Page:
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Polytos project to employ printed electronics for smart label development



Published July 7, 2009
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Merck KGaA has announced the launch of the printed organic switches and chips project – Polytos – together with its partners in the cluster known as the Forum Organic Electronics. The aim of the project, which is sponsored by the German Federal Ministry of Education and Research and conducted by a consortium headed by Merck, is to develop new materials, concepts, components, manufacturing processes, and software for printed organic circuits with integrated sensors for applications in the packaging industry. These systems could some day be used as printed smart labels, namely intelligent and flexible transponders that are applied to a film together with their antenna and can transmit information. They are primarily used in the logistics and packaging sectors.

Aside from Merck, the consortium partners involved in the project are BASF (Ludwigshafen), Pepperl+Fuchs (Mannheim), PolyIC (Fürth), Robert Bosch (Stuttgart), and SAP (Walldorf), as well as the University of Heidelberg, the Technical University of Darmstadt and the University of Mannheim. Copaco (Mainz), Innovation Lab (Heidelberg) and VARTA Microbattery (Ellwangen) are associate partners.

The consortium partners are aiming to complete the first basic demonstrators in a three-year period. The total costs of Polytos will amount to around €13.8 million. The German Federal Ministry of Education and Research will provide funding of around €7.2 million; the industry partners will contribute around €6.6 million themselves.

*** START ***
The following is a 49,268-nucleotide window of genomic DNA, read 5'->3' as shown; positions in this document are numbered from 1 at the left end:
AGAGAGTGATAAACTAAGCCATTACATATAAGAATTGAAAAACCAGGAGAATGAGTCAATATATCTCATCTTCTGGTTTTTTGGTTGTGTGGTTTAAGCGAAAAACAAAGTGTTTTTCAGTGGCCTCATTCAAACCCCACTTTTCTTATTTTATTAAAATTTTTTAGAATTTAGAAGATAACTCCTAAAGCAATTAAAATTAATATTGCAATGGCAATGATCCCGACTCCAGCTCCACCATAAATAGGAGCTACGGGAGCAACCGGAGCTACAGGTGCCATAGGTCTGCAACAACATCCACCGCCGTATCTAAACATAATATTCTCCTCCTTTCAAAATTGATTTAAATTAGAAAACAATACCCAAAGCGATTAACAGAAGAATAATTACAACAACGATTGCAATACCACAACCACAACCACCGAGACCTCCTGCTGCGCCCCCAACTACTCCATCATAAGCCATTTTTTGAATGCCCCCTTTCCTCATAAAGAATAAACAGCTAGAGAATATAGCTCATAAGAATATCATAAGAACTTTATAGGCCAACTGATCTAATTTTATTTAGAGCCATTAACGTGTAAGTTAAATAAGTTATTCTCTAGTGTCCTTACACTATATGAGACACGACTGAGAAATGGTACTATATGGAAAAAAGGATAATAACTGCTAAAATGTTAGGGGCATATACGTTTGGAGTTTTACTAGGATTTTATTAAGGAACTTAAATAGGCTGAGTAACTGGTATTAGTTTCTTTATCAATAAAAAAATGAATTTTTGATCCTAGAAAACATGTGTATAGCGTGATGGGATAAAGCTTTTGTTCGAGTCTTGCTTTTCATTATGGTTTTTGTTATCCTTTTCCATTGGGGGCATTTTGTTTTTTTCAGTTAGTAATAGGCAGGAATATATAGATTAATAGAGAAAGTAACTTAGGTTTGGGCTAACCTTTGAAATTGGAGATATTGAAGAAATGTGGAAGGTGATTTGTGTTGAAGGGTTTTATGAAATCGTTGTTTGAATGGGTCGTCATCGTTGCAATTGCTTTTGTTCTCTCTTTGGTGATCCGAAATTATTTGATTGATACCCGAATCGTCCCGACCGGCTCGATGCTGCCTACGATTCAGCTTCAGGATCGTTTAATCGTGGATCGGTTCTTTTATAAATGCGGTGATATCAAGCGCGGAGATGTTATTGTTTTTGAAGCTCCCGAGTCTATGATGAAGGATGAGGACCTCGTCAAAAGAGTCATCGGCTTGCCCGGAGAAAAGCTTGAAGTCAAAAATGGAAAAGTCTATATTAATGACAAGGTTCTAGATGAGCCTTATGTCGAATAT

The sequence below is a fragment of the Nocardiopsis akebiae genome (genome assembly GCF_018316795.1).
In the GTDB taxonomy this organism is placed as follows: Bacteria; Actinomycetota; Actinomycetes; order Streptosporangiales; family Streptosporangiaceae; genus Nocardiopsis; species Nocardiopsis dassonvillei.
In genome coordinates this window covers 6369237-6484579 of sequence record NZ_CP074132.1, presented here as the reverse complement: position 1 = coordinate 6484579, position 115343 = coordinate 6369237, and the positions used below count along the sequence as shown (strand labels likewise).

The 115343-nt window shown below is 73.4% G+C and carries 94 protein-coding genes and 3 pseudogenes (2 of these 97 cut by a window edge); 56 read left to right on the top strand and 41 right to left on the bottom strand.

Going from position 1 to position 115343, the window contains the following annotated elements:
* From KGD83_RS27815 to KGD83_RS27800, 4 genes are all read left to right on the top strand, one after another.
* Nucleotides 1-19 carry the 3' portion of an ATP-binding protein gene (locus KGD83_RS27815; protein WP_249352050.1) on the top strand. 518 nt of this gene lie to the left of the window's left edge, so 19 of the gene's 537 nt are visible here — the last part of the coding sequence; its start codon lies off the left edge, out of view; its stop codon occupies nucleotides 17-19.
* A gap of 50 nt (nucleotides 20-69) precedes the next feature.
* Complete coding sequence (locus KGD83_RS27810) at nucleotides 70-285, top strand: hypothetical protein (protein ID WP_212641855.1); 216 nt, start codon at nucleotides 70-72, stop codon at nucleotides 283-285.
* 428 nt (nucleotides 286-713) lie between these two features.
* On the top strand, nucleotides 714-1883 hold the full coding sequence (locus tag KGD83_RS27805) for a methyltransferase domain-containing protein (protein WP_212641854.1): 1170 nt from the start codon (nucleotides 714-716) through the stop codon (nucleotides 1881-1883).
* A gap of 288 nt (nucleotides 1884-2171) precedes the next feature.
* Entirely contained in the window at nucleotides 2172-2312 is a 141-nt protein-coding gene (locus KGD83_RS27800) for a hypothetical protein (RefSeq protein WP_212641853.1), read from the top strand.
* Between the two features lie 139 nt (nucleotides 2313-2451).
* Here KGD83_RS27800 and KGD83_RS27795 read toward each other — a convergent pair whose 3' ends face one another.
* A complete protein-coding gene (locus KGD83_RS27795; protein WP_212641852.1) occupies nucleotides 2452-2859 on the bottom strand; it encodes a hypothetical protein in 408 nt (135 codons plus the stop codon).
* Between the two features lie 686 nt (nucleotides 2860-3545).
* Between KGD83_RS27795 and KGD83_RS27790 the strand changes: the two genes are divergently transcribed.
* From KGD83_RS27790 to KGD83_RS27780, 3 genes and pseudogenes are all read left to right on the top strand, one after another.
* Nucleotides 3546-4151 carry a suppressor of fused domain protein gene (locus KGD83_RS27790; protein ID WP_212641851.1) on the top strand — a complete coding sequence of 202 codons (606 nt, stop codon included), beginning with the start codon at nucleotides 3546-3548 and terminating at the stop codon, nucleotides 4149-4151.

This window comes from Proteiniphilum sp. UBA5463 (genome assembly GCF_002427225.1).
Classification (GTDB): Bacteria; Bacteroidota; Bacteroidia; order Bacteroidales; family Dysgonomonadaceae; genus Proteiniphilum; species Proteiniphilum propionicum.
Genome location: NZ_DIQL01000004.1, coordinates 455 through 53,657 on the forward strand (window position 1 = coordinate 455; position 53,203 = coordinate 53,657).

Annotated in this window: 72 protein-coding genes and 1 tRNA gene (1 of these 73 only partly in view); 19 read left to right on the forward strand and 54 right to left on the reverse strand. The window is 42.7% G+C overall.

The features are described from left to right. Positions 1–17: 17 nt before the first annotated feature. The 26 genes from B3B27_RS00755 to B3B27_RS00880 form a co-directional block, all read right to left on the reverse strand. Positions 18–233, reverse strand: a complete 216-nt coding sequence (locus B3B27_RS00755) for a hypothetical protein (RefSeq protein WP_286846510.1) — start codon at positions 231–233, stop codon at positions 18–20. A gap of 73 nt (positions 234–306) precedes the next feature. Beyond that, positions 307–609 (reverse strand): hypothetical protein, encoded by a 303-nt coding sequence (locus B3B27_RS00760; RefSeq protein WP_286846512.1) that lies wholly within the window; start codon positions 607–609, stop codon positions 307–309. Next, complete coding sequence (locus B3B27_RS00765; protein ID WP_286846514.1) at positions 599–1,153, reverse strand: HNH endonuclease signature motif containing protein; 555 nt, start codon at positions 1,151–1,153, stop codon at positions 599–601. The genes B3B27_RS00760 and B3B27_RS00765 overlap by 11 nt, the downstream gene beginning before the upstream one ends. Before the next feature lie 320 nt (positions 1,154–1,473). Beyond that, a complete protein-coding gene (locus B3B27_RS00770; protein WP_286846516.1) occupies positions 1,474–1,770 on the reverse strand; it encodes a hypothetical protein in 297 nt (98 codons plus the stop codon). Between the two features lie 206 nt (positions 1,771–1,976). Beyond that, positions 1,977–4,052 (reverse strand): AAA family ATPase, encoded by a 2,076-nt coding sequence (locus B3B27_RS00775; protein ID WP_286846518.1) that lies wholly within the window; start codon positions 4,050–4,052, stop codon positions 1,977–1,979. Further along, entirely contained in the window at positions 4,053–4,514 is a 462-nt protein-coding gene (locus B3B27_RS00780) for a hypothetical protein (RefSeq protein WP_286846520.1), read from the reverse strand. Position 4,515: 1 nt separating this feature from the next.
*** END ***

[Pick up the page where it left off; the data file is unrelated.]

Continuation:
The object of Polytos is to develop printed organic circuits with integrated sensors capable of recording data such as temperature, humidity or light exposure. Interfaces are used to read this information. These types of printed organic circuits could be used as printed smart labels in the future. Smart labels are already used today in the packaging of pharmaceutical products, other high quality products such as luxury goods, or critical care products such as those used for blood transfusions.

Smart label technologies available today have numerous economic and technical problems that severely limit their usability. In particular, high implementation and operating costs prevent their wide-scale application. For example, radio frequency identification (RFID) tags are typically used only for larger packaging volumes (e.g. palettes) in logistic processes. They are only equipped with sensors in a very few number of selected applications. More complex smart labels are capable of recording environmental parameters, yet their application is extremely expensive.

The smart labels being developed by Polytos are based on organic electronics, thereby making cost-effective production via printing processes possible. This makes them economical and efficient in production as they can be applied using mass-production techniques.





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